Six miles away from central London's Trafalgar Square, Hampstead Heath is one of the UK capital's most famous and storied landmarks. The park is arguably the most famous open space in London, spanning roughly 790 acres and dating back as far as 1086 when it appeared in the Domesday Book. In addition to being one of the major settings of Bram Stoker's 'Dracula', the park was also one of the favourite leisure spots for legendary socialist philosopher Karl Marx and also features some of London's most extensive outdoor recreation and sports opportunities. Whenever snow starts falling, Hampstead Heath is unquestionably the most popular spot for Londoners to lace up their ice skates and dust off their skiing equipment and in 1950, the Ski Club of Great Britain joined with the Oslo Ski Association to put on an event which would see North London stage its own miniature version of the Winter Olympics. Travelling back in time to the 1950s, we check out one of the more curious and unusual stories to have emerged from the winter snow of London's iconic Hampstead Heath.
In March of 1950, builders and craftsmen began construction on the skeleton of a ski jump on Hampstead Heath which, when finished, rose 62 feet into the air, was made from standard scaffolding, featured a bamboo track which ran downhill for 30 metres and was modeled on Oslo's famous Holmenkollen Ski Jump.
The ski jump on Hampstead Heath was especially built for a team of Norwegian ski jumpers who were invited to compete against some of their UK counterparts on the weekend of March 24th and 25th. A total of 25 Norwegian skiers competed at the event, including multi-medal winning ski jumper Sigurd Taraldsen, and their opposition was a team made up of students from Oxford and Cambridge.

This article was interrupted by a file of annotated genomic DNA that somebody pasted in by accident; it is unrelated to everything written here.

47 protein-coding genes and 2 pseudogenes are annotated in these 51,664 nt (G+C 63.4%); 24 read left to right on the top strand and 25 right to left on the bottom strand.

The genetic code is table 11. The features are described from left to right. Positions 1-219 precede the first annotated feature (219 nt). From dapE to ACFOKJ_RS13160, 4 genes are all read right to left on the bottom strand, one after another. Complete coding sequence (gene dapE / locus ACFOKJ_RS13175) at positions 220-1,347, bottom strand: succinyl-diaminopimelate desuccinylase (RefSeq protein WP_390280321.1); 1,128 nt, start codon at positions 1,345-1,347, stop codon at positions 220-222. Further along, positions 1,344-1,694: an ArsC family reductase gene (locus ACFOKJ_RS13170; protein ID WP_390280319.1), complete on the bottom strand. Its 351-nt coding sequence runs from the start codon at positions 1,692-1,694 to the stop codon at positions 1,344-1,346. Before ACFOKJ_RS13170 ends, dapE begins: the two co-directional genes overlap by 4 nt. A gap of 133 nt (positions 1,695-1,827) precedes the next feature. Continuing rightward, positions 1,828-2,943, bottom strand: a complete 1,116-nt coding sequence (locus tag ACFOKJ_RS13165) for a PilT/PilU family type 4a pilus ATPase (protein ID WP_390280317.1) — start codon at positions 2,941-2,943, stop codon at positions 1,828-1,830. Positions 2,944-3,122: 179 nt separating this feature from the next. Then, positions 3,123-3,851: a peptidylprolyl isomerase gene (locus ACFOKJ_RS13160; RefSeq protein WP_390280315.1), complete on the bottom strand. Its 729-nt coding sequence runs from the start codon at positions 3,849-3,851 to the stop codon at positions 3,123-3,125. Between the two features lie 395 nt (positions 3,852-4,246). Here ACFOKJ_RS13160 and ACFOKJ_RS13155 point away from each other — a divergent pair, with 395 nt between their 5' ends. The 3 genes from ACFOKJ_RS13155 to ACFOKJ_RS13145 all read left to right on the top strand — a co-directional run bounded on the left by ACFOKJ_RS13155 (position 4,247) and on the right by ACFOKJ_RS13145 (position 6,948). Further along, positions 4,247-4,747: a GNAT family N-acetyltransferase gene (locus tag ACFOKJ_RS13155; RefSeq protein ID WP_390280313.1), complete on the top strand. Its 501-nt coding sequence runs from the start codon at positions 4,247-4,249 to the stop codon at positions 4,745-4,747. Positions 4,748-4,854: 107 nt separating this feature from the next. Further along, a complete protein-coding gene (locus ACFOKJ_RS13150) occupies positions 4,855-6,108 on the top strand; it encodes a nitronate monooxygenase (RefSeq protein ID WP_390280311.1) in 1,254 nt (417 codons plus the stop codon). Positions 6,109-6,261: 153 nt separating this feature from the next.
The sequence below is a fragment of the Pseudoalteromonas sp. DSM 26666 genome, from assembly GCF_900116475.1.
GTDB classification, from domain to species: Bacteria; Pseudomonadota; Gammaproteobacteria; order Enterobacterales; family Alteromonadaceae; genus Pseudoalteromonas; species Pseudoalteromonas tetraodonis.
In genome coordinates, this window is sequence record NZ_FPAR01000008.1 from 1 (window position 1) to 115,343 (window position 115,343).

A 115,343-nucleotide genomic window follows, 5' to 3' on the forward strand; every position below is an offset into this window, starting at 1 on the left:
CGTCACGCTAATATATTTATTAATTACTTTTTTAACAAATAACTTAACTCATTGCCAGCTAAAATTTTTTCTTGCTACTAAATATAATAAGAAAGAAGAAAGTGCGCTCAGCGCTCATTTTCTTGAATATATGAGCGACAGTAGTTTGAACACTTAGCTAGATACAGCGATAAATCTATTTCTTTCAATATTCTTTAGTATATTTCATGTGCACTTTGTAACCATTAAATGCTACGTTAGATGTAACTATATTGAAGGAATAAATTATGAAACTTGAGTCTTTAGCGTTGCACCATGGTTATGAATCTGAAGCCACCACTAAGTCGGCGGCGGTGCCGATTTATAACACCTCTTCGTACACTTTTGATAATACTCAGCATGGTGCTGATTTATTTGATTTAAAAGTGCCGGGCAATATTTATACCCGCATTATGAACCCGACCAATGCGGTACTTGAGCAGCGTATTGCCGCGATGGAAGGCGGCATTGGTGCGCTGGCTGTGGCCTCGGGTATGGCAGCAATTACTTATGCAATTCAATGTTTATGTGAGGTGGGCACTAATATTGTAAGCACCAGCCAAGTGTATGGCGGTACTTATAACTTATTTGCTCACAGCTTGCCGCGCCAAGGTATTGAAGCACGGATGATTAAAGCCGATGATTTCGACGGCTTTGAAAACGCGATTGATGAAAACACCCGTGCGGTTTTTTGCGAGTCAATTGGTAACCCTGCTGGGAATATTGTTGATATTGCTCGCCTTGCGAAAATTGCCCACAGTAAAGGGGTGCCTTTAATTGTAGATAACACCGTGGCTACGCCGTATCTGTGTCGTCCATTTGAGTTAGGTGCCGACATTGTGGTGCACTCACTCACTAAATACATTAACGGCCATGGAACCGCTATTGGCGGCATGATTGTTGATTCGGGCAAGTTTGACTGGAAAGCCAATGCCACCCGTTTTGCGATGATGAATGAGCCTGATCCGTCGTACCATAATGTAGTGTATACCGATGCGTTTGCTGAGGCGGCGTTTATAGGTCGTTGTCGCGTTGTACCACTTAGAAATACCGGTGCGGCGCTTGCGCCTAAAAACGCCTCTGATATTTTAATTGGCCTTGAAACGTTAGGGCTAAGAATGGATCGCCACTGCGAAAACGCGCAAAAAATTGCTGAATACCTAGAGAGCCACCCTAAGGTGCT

Ski jumping needs snow and with spring and the beginning of April just around the corner in London, the Norwegian team even brought their own snow with them. 45 tonnes of fresh Norwegian snow was packed tightly into wooden boxes and insulated with dry ice and shipped across the North Sea before being transported to Hampstead Heath by a fleet of trucks and lorries. 45 tonnes of the white powder turned out to be insufficient to cover the ski jump when it arrived and so an improvised piste was made by spreading a narrow channel of the snow along the middle of the ramp. At the end of ski jumping competition an Oslo businessman named Arne Hoel was declared the victor after a winning jump of 28 metres.
The press also latched onto the event, with one Aberdeen journalist commenting on the skiers' death-defying jumps: "Down a frightening erection of steel scaffolding that looked like a fairground giant dipper, on skis and over a meagre carpet of rapidly melting Norwegian snow, the sportsmen hurtled at breakneck speeds — up, up into the air, then down again and headfirst into a crash barrier of snow." So popular was the weekend ski jumping event, that over 100,000 spectators descended on Hampstead Heath over the course of the the two days, traffic in the area was brought to a complete standstill and the nearest London Underground station was unable to cope with the sheer volume of people.
The event was such a success that organisers quickly drew up plans for another edition of ski jumping on Hampstead Heath the very next year and the event was even expanded to host two ski jumping competitions, the 'London Challenge Cup' and the 'Universities Cup'. In their excitement they overlooked the fact that the early spring sunshine had begun melting the Norwegian snow spread on the piste so extremely that steam began to rise from it. Despite 15 tonnes more snow being brought for the return in 1951, and Arne Hoel smashing his previous best jump of 28 metres with an effort which saw him clear 35 metres, the second event was plagued by bad weather from the outset and the snow rapidly turned to slush due to torrential downpours. Bizarrely, water was even taxed before the 1951 edition could get underway as a UK border control officer imposed a 10 per cent customs duty on the Norwegian snow which was being brought into the country.